Message from your Heart, Answers for Cardiovascular Disease ICIM March 2019
I am excited and look forward to speaking at the upcoming meeting “A Message from your Heart; Answers for Cardiovascular Disease“ with Eric Born, MD Program Chairman and Wendy Chappell, Executive Director, International College of Integrative Medicine. March 6-10, 2019 Philadelphia. The title of my talk is: “Cardiovascular Disease, Hormones and Coronary Artery Calcium Scores.”
I am honored to be be included in a prestigious group of speakers:
For Preview slides for my talk Click Here: Heart_ICIM_Philli 2019_JDach_A2
See List of Speakers: Click Here.
For more information and Meeting Registration: Click Here
As an interventional/vascular radiologist over a 30-year career, I experienced first-hand the shortcomings and failures of the cholesterol-statin dogma. This experience as a radiologist looking at arterial disease forms the basis for my new book available on Amazon entitled “Heart Book”, which explains in detail why conventional cardiology is in crisis. The old cholesterol-statin dogma has been falsified by modern imaging techniques, and has been replaced by a new paradigm with a completely new understanding of the etiology and prevention of coronary artery disease. Even though the seeds of change are planted in their own peer reviewed medical literature, mainstream cardiology is in denial, clinging to the old dogmas of the past. And this is for a very for good reason.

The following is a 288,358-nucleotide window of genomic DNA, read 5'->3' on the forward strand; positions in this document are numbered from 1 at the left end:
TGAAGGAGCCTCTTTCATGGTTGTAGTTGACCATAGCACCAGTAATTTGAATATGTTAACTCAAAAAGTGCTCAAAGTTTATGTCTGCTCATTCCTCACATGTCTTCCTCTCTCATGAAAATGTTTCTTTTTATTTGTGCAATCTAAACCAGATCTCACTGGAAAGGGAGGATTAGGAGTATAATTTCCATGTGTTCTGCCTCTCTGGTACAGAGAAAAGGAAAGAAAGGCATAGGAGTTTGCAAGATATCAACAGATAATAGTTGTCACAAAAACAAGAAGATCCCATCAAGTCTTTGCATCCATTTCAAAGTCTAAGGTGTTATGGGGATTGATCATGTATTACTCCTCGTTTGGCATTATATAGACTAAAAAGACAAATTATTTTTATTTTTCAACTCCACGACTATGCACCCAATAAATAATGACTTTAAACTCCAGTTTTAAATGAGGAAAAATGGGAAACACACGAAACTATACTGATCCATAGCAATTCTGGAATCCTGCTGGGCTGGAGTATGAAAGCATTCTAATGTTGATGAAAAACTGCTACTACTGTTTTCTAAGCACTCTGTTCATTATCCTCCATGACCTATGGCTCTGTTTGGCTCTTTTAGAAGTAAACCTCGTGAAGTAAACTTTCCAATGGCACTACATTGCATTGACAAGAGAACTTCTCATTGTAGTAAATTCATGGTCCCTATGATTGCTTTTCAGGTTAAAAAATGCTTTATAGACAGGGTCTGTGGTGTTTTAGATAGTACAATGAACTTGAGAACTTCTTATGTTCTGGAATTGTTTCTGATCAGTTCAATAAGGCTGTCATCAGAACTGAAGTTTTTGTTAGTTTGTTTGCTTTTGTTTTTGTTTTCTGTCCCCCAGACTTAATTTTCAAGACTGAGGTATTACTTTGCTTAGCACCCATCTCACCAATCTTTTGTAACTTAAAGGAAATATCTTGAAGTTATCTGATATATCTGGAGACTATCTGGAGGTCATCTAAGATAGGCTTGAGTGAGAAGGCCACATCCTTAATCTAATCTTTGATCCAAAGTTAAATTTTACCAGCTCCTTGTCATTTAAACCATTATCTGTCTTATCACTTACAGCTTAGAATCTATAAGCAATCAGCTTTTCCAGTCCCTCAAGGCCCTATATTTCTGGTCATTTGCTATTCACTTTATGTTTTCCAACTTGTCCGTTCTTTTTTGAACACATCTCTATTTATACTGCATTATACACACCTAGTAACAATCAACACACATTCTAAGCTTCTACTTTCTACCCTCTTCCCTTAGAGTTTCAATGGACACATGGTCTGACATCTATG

While the cholesterol-statin dogma failed to prevent progression of coronary artery disease, the new paradigm does, and will ultimately make cardiology stenting/bypass procedures obsolete, or much reduced in scale. This could spell the end of procedure-based cardiology. The new tool at the core of this paradigm shift is the serial calcium score, and the realization that interventions which prevent progression of calcium score also serve to prevent progression of coronary artery disease.